A new microscope has been developed at Queen Mary University of London’s Blizard Institute that opens up new opportunities in biological imaging. The spinning disk super resolution imaging (SDSI) microscope is able to produce pictures with a resolution of 80nm and allow artefacts such as protein complexes in the nucleus to be viewed, which currently can’t be achieved using standard PALM and STORM super-resolution techniques.
The team that developed the microscope was led by Dr Ann Wheeler, head of imaging at the Blizard Institute, and Professor Martin Knight of Queen Mary’s School of Engineering and Materials Science.
The new SDSI microscope was developed by combining the single focus plane technology of a spinning disk system with the super resolution techniques of Photoactivation Light-Microscopy (PALM) and Stochastic Optical Reconstruction Microscopy (STORM). It allows imaging in live cells, which other super resolution microscopy techniques would find difficult.
Dr Wheeler, Prof Knight and their team used piezo-driven, capacitive sensor feedback nano-positioning technology from Physik Instrumente (PI) to provide long-term stability for the SDSI microscope.
Currently PALM and STORM super-resolution techniques use TIRF to collect fluorescent images over an extended time period and then use complex algorithms to process the data. The high laser power required for TIRF illumination can cause photo-bleaching in live cells, which limits the technique’s range of use. Also, the penetration depth of TIRF is limited to 100nm; therefore preventing access to the cell nucleus.
The microscope at the Blizard Institute uses a spinning disk to acquire the image and then processes the data using super resolution algorithms. Acquiring the images using the spinning disc allows both a lower laser power to be used and penetration depths to reach the level of the nucleus. The technique produces pictures with a resolution of 80nm and can be used to view protein complexes in the nucleus.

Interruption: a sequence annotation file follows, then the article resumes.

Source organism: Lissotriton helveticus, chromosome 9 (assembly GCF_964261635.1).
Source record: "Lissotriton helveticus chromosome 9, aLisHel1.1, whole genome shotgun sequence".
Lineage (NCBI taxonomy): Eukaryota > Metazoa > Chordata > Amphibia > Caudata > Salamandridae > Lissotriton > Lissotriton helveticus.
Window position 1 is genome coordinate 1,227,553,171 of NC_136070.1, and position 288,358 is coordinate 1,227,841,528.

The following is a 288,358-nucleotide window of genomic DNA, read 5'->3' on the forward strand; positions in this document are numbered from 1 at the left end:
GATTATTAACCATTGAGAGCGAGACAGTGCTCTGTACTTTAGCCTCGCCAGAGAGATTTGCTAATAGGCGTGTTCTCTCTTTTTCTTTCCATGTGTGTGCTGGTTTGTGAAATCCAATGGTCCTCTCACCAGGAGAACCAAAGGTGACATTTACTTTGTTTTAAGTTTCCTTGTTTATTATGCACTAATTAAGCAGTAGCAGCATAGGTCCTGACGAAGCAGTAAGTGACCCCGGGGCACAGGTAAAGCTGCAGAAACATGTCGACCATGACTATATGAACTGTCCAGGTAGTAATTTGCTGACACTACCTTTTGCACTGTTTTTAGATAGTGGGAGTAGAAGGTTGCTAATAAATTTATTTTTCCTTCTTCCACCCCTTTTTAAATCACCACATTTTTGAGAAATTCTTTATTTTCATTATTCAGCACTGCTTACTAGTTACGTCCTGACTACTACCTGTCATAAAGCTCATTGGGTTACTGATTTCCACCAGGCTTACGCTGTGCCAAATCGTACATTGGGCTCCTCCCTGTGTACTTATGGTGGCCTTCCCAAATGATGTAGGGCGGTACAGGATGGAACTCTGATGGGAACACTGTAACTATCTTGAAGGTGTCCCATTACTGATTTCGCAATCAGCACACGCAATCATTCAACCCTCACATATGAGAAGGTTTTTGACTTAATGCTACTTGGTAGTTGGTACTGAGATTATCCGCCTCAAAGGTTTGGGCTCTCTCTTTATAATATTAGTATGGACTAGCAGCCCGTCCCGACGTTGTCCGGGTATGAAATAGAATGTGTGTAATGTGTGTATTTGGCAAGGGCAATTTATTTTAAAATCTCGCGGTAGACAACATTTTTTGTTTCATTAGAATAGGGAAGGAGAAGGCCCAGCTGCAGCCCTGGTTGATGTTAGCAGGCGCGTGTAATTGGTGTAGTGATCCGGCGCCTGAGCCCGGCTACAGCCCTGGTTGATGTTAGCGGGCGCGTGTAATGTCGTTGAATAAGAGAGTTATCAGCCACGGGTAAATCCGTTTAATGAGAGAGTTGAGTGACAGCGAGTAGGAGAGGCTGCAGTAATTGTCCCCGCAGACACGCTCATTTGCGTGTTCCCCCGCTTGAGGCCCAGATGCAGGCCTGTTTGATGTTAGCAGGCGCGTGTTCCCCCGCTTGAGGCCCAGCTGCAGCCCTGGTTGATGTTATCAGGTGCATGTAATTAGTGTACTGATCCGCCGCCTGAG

Each set of data taken from a single image plane is acquired over several minutes. During data collection the sample must remain stable relative to the focal plane. Any drift in the microscope due to thermal effects must be compensated for. Despite leaving the microscope to stabilise over several hours and keeping it in a temperature controlled environment, the scientists at Blizard were seeing drift in the focal plane.
The P-725 PIFOC piezo driven nanopositioning objective drive was used in the system, which incorporates PI’s own capacitive position sensor to provide position control and stability to the nanometre scale over a wide temperature range.
The capacitive sensor measures the air gap between two plates of the same material placed only a few tens of microns apart. The design minimises the effects of temperature change ensuring nanometre precision is maintained over a wide operating range. Once fitted to the microscope the PIFOC was successfully used to compensate for drift during the measurement cycle. Implementation of the PIFOC has provided the scientists at Blizard with the stability required in the SDSI to generate an extensive range of data.
The data has shown the viability of SDSI as an enhancement to existing techniques through the ability to collect super resolution images with good signal-to-noise ratio in any selected axial plane within a cell.